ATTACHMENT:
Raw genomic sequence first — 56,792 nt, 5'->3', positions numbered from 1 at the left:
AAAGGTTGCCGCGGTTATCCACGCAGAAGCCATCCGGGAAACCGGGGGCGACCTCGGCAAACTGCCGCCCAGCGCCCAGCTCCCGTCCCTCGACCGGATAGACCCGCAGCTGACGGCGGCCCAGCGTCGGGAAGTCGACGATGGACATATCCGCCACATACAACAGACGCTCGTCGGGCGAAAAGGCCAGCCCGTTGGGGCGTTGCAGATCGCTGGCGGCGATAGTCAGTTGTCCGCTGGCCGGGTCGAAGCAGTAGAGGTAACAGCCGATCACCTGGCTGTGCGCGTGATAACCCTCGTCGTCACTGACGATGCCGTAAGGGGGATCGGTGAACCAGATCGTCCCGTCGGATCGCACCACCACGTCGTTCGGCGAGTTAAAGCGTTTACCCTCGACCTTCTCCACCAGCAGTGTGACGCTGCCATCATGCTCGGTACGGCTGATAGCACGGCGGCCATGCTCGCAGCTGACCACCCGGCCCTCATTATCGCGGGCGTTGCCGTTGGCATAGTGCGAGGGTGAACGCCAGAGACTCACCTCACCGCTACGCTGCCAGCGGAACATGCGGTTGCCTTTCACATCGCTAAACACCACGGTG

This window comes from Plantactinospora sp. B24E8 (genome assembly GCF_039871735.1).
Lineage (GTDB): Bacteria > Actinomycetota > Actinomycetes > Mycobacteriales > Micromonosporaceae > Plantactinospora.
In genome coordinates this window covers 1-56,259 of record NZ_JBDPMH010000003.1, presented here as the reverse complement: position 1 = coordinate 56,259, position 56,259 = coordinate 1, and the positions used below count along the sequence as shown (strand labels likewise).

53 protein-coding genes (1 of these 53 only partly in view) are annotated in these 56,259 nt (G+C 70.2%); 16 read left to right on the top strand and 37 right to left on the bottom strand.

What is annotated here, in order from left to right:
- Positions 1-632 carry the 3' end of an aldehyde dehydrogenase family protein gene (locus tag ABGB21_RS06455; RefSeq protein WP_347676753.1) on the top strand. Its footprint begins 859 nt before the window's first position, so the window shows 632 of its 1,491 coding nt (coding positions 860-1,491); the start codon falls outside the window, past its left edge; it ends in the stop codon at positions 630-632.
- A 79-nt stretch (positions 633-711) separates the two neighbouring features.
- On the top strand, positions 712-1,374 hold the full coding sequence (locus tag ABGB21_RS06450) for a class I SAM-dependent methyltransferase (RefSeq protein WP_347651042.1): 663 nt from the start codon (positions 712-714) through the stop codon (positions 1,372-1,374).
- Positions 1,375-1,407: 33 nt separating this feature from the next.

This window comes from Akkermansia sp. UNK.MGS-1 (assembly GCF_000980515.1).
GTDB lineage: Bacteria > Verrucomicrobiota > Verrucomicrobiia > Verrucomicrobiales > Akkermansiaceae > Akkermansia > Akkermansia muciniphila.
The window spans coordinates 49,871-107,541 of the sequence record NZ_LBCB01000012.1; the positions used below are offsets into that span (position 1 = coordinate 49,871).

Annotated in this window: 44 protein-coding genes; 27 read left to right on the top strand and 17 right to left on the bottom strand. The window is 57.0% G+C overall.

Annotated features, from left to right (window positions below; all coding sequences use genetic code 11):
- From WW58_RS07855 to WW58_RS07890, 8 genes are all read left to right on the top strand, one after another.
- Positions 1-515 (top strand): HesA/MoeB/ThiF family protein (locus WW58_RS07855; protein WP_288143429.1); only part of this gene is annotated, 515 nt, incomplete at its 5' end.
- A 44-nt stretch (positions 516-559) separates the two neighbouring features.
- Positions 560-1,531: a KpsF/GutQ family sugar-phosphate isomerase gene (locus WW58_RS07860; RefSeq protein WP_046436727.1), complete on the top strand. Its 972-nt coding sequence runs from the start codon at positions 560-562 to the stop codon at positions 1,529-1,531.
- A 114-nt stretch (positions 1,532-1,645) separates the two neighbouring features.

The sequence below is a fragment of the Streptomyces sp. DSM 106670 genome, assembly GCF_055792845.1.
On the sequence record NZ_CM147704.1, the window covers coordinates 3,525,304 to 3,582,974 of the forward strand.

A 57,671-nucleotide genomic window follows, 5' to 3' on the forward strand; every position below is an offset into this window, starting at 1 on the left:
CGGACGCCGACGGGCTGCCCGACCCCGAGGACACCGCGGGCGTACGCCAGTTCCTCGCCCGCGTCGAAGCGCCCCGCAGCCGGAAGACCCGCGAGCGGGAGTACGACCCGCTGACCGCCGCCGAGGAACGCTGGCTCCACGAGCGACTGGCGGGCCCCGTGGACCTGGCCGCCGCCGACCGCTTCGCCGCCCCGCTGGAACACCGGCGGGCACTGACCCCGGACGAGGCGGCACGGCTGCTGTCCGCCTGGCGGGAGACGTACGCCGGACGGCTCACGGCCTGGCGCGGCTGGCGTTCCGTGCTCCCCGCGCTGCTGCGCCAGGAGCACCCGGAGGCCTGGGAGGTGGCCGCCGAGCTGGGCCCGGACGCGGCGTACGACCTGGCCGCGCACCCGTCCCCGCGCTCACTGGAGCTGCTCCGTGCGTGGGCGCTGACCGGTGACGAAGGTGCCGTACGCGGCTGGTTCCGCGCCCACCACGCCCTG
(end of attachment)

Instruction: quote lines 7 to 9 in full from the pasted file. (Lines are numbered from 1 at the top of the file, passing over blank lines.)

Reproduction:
What is annotated here, in order from left to right:
- Positions 1-632 carry the 3' end of an aldehyde dehydrogenase family protein gene (locus tag ABGB21_RS06455; RefSeq protein WP_347676753.1) on the top strand. Its footprint begins 859 nt before the window's first position, so the window shows 632 of its 1,491 coding nt (coding positions 860-1,491); the start codon falls outside the window, past its left edge; it ends in the stop codon at positions 630-632.
- A 79-nt stretch (positions 633-711) separates the two neighbouring features.